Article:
Costs against Public Authorities in Non-CPR Civil Proceedings in the Magistrates’ and Crown Courts – Heads They Win, Tails You Lose

R (on the application of Perinpanathan) v City of Westminster Magistrates’ Court and Another [2010] EWCA Civ 40 is the current leading authority on the question of costs in civil matters brought in the Crown or Magistrates’ Court by a public authority. It applies and extends the principles in City of Bradford Metropolitan DC v Booth [2000] 164 JP 485 and sets aside the usual civil presumption that costs follow the event when the non-public party is successful, instead creating a test of reasonableness. Broadly speaking, a case brought by a public authority was deemed to be dissimilar from a case between two independent parties. The public authority will often have a statutory duty to bring or defend such litigation, and will not have the opportunities to make or receive offers of settlement that an independent party might have. Lord Bingham also raised the consideration in City of Bradford that there is a need to encourage public authorities to make and stand by reasonable and apparently sound administrative decisions made in the public interest without fear of exposure to undue financial prejudice if the decision is successfully challenged. This drew on the judgment of Roch J in the licensing case of R v Totnes Licensing Justices, ex p Chief Constable of Devon and Cornwall [1990] 156 JP 587 where it was stated that

It [is] wrong for the justices to treat this matter as civil proceedings between two private litigants and to ignore the factor urged upon them by the solicitor appearing for the police authority, namely, that the police have a function which they are required to perform.

In Perinpanathan the approach was set out to be, in short, that:

    1. Where the approach applies, and the party opposing the order sought by the public authority has been successful, in relation to costs the starting point and the default position is that no order should be made.
  1. A successful private party may be awarded costs if the conduct of the public authority in question justifies it.

It is worth, at this point noting the law. Magistrates’ Courts are able to award costs pursuant to Section 64 of The Magistrates’ Courts Act 1980:

  • on the hearing of a complaint, a magistrates’ court shall have power in its discretion to make such order as to costs – (a) on making the order for which the complaint is made, to be paid by the defendant to the complainant; (b) on dismissing the complaint, to be paid by the complainant to the defendant, as it thinks just and reasonable

The Crown Court is able to award costs pursuant to Section 12 of the Crown Court Rules 1982, Section 12(1) ends:

… no party shall be entitled to recover any costs of any proceedings in the Crown Court from any other party to the proceedings except under an order of the Court. [my emphasis]

Section 12(2) states:

Subject to section 4 of the Costs in Criminal Cases Act 1973(b) and to the following provisions of this Rule, the Crown Court may make such an order for costs as it thinks just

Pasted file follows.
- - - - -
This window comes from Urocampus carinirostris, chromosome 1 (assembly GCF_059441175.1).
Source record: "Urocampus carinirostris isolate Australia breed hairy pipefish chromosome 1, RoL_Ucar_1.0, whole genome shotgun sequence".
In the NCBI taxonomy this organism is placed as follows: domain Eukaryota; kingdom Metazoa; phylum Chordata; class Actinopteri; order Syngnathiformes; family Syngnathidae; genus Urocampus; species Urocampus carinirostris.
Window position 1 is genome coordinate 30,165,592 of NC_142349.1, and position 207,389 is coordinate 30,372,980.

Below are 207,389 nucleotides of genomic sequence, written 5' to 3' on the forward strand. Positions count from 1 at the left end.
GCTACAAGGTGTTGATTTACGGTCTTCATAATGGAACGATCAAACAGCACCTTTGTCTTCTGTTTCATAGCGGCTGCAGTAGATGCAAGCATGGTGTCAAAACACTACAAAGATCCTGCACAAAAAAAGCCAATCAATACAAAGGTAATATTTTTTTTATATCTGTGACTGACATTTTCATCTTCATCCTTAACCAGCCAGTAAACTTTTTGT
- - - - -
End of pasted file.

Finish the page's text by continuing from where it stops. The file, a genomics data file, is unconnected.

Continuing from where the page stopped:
The Perinpanathan approach creates the test of unreasonableness; if the conduct of the public authority is unreasonable, or the defence or bringing of the proceedings is unreasonable, then costs can be awarded, otherwise the default position is that costs are not available to a private party.

Since Perinpanathan the courts have confirmed that the approach to public law costs in civil proceedings in the Magistrates’ and Crown Courts should be extended from the original licensing proceedings to cash forfeiture proceedings (as per Kialka v Home Office [2015] EWHC 4143 (Admin). It was noted in Perinpanathan that whether the principle should be applied in other contexts will depend on the substantive legislative framework and the applicable procedural provisions. Following Kialka though, it seems likely that the approach is applicable in all administrative matters in the Crown and Magistrates’ Court involving a public authority. There are common threads in these types of proceedings;

  1. They are usually appeals by individuals against public bodies, be it the Home Office, the National Crime Agency or the local Chief Constable of Police.
  2. They utilise some form of civil procedure in courts that usually deal with criminal and/or family procedure, and apply the civil standard of proof (that of the balance of probabilities). They are not, however, proceedings to which the CPR applies.
  3. Costs are prima facie recoverable by either party.

It is, therefore, highly likely that Perinpanathan applies, for example, to firearms licence appeals pursuant to the Firearms Act 1968, which shares the same common threads and would fall under the Crown Court Rules. It is also likely that the approach will apply in most similar proceedings.

The principle for litigants is that their costs are highly likely to be irrecoverable unless they can show unreasonableness on the part of the authority.

Becket Chambers is able to provide advice on all types of civil proceedings in the Magistrates’ and Crown Courts to legal professionals, or to the public on a direct access basis. Any enquiries should be directed to